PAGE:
Google Caffeine: Some Big Brands Will Gain, Some Will Lose

Last week Google informally gave a heads-up that we should all be expecting a change in its main Web search results, based on a new update to search technology that mostly affects its indexing process.  Dubbed Google Caffeine, it is a "secret project" considered to be next-generation architecture for Google Web search. And in addition to shaking up the results a bit, it may also pave new roads toward the goal of real-time search results.  Early reviews in  preview SERPs indicate that there will be noticeable differences in the results pages for many terms and brands, so those paying close attention to their SEO campaigns are advised to watch this update closely.  Overall, here are some observations as Caffeine prepares to roll out:

Significant displacement is revealed among big brands for some broad terms.  After reviewing a number of high-volume category level terms, we found many big brands have swapped places in the results for individual key terms, while others have risen to new heights, and others have gone down to new lows.  This is no small news to either the winners or losers, as some of these category-level terms may be generating millions of dollars per year in revenue, per term, alone.     

Less emphasis on universal results.  While it appears that universal results like video and images may be displaced by more blue text links in this update, don't expect them to go away, and don't stop optimizing various digital assets types.  In fact, they may eventually come back at a greater frequency in future updates, as Google continues to test the right balance of universal in paid placements.  Google has reported previously in interviews that organic universal results were cannibalizing paid results, and a future rollout of universal paid placements may help offset this issue until video and images can reappear more prominently without as much impact to revenue.



Some social media sites may gain in favor, while others decline.  If there is any consistency in search updates like this, it's that positive and negative favor toward certain sites changes constantly.  While big brands will eventually feel the algorithmic impact of the shift, sites like Facebook and Technorati generally seemed to have benefited, while Wikipedia may be slightly less emphasized throughout the results.  Twitter may also get dialed up a notch or two in this update.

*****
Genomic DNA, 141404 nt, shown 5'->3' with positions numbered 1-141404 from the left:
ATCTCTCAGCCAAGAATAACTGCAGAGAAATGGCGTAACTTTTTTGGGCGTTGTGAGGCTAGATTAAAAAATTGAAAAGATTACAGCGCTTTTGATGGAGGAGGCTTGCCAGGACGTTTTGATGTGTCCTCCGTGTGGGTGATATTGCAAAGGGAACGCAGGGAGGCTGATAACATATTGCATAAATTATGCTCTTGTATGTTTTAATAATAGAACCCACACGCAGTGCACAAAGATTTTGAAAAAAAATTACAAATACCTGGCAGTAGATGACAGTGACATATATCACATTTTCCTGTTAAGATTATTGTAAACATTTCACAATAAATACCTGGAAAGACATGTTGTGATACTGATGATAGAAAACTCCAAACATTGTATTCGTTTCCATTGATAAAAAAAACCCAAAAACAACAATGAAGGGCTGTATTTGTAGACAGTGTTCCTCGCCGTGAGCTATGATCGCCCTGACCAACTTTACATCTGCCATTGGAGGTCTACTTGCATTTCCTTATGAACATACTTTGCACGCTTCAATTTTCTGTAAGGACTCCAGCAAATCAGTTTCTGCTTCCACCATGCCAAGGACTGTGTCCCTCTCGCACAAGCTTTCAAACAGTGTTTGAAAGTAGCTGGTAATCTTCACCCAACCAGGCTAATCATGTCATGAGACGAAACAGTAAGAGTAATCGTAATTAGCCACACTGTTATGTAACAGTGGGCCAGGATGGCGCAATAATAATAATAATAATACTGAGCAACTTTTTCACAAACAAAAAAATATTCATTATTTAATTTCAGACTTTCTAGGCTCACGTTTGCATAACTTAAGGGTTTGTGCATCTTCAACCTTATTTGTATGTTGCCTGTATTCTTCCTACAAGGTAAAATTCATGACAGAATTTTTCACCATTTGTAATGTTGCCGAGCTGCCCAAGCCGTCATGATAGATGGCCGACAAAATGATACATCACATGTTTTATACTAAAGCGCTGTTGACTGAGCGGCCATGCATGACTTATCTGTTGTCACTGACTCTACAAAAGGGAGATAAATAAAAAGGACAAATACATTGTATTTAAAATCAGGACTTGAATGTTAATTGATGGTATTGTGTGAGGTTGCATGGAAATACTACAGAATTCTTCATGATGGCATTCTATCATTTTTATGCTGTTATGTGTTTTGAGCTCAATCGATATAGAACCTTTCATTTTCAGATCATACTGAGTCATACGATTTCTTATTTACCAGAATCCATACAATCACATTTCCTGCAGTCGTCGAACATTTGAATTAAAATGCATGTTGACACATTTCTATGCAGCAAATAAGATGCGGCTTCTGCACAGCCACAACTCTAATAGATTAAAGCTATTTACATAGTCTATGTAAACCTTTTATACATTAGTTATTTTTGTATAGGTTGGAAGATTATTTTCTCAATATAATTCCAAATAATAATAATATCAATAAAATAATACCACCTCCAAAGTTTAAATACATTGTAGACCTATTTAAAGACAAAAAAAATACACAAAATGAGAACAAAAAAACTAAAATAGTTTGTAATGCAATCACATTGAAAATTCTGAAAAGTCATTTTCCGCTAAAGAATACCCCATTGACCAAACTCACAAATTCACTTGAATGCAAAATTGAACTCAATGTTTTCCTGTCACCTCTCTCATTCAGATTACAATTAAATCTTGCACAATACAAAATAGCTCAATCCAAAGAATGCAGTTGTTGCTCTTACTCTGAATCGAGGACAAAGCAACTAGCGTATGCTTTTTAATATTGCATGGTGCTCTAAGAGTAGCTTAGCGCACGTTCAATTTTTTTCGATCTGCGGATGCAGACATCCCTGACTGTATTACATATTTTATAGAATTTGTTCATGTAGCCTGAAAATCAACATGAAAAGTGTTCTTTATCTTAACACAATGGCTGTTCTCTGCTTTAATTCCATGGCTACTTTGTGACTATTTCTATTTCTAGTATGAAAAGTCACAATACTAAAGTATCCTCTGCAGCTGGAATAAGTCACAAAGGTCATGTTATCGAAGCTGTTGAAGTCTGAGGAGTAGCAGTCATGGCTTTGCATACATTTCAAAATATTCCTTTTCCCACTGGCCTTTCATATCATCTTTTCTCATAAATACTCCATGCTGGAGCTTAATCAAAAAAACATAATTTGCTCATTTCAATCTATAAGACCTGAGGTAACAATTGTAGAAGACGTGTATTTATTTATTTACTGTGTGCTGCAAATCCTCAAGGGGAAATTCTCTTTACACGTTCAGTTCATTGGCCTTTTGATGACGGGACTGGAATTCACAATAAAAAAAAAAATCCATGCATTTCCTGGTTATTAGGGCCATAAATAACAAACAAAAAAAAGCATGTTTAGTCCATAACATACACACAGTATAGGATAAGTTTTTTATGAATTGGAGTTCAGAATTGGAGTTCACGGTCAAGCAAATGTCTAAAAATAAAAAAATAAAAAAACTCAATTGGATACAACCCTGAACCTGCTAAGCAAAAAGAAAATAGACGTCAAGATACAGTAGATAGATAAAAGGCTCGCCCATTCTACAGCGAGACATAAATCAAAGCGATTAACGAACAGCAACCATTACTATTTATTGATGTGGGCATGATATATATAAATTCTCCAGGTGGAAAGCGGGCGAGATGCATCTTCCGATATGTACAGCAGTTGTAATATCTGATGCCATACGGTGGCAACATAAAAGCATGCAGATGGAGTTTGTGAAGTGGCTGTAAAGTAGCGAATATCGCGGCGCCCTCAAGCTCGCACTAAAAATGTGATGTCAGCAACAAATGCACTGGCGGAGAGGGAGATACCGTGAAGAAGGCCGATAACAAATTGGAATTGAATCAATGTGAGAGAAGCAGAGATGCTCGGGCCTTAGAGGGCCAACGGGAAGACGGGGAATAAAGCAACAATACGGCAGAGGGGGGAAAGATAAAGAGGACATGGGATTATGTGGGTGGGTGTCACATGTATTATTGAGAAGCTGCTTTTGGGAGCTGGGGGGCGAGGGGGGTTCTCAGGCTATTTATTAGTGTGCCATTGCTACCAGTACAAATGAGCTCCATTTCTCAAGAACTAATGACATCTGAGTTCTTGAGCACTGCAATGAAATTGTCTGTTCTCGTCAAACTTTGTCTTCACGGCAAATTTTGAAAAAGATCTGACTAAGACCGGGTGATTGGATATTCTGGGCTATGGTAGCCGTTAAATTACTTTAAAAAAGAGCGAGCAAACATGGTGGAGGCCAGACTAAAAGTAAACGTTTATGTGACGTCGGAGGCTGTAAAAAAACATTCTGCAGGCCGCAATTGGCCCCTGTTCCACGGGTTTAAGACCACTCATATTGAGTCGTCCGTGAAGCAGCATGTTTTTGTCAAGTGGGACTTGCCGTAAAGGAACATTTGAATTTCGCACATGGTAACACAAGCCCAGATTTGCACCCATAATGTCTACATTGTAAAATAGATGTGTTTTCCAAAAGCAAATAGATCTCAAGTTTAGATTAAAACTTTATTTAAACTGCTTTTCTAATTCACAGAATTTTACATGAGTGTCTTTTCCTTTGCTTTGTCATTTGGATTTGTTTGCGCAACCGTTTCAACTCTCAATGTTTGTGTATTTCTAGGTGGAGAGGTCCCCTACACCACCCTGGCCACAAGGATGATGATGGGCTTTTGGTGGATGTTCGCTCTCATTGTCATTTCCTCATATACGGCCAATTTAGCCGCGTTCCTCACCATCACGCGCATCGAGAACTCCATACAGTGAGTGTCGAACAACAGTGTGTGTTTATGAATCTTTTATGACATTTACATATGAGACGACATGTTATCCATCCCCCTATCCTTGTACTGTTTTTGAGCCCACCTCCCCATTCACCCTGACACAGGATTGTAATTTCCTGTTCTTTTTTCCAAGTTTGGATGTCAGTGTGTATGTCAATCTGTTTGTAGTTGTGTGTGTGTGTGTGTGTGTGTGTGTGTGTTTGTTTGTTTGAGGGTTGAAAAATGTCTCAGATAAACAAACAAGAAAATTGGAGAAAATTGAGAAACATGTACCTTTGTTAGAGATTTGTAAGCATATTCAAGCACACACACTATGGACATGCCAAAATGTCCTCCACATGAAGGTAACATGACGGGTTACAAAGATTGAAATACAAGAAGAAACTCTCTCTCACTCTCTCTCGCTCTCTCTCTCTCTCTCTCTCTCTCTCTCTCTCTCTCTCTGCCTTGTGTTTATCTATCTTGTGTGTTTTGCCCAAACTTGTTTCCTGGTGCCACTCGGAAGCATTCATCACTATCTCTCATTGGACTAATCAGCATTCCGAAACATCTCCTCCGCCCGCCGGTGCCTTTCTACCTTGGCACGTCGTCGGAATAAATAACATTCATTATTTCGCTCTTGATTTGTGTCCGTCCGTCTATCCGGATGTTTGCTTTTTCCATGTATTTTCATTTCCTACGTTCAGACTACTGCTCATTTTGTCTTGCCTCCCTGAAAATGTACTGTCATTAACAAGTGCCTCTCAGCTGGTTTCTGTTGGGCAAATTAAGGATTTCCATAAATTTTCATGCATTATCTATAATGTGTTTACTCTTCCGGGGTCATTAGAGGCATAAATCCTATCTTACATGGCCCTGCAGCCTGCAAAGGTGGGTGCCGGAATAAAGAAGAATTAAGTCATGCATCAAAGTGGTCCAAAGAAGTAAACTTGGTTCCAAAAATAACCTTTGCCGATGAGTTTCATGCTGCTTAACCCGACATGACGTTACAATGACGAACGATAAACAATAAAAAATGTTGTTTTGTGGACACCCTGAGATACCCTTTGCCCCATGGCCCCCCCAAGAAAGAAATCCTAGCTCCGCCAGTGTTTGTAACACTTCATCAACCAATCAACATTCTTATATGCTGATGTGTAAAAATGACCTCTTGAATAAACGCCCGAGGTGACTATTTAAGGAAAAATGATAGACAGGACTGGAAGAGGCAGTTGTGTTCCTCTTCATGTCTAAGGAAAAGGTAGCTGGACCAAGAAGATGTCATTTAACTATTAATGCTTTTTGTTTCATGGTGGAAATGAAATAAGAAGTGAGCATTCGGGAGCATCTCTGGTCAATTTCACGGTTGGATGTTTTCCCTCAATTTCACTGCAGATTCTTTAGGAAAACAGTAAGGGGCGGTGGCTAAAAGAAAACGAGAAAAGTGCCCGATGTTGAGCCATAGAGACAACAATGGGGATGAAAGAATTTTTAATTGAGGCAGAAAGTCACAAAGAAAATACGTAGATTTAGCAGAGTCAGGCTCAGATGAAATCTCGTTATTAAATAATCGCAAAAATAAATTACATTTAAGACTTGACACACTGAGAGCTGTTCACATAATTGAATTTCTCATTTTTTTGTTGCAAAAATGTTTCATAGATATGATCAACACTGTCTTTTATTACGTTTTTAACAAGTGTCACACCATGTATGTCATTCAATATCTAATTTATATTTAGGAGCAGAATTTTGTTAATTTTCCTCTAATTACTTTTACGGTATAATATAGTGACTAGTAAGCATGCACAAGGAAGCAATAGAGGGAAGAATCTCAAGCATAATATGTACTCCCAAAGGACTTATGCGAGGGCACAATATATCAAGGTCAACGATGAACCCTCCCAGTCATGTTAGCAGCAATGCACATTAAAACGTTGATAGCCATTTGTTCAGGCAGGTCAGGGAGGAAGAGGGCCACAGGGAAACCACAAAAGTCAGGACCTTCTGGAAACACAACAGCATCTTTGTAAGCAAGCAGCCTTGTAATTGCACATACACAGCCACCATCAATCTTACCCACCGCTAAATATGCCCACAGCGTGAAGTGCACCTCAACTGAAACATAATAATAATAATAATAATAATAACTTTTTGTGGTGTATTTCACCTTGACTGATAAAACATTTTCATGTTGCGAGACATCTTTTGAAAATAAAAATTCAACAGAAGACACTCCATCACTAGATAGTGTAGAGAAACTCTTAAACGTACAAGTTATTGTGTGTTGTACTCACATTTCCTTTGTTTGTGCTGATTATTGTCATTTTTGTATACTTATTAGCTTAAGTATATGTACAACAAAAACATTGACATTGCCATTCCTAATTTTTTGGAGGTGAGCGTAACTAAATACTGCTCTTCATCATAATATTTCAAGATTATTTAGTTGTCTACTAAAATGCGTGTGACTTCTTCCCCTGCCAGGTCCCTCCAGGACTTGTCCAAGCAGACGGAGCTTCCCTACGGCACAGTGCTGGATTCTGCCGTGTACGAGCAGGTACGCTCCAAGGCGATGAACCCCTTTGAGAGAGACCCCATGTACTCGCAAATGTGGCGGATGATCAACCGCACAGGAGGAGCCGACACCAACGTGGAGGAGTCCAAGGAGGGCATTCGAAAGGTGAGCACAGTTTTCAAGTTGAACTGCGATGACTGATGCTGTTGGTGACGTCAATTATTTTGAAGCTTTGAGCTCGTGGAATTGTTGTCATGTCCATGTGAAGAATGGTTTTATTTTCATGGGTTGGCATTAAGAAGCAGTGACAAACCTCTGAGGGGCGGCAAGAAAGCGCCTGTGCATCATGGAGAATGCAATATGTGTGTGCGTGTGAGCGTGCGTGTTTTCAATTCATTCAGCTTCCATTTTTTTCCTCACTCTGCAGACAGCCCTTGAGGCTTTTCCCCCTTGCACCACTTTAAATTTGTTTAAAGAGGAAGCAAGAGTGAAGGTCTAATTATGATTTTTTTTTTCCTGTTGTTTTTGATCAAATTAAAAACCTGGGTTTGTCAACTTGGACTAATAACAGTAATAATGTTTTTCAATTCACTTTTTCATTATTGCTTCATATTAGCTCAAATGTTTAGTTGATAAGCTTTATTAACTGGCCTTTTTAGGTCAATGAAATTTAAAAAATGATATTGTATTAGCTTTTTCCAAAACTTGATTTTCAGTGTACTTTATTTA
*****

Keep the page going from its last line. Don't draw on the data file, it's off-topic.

For enterprise marketers, the same SEO principles still apply.  At the end of the day, what enterprise marketers get from natural search is impacted by 1) how you maintain your digital assets (things marketers control on- and off-site); 2) user behavior; and 3) the level of algorithmic bias toward your site.  Number three can't be controlled, and I would advise readers to stay away from any SEO who says it can be; two is also not fully in our control, as evidenced by the major massive changes in search behavior as a result of the economy.  But number one is in our control, and at the end of the day, best practices still apply.  Staying focused on this area keeps your program focused on gaining sustainable long-term natural search benefits, and not taking a reactionary approach that might jeopardize future returns for the sake of trying to spare last week's positive algorithmic bias.  This means staying focused on core elements like content, link structure, site architecture and structure, promotion in the right offsite networks, and all other general best practices. 

So for those who are already taking the best-practices approach, step back and prepare to observe the change.  For those shifting with the wind, I would strongly recommend moving to best practices, and also taking this update somewhat in stride.  While the best-practices strategy is always subject to good days and bad, it is still the best and most sustainable long-term approach.  Again, note that the observations above come from previewing results, and may be subject to change upon final rollout.  Just be ready to analyze the impact when this happens -- which, for your business, could end up meaning nothing, a little, or a lot.

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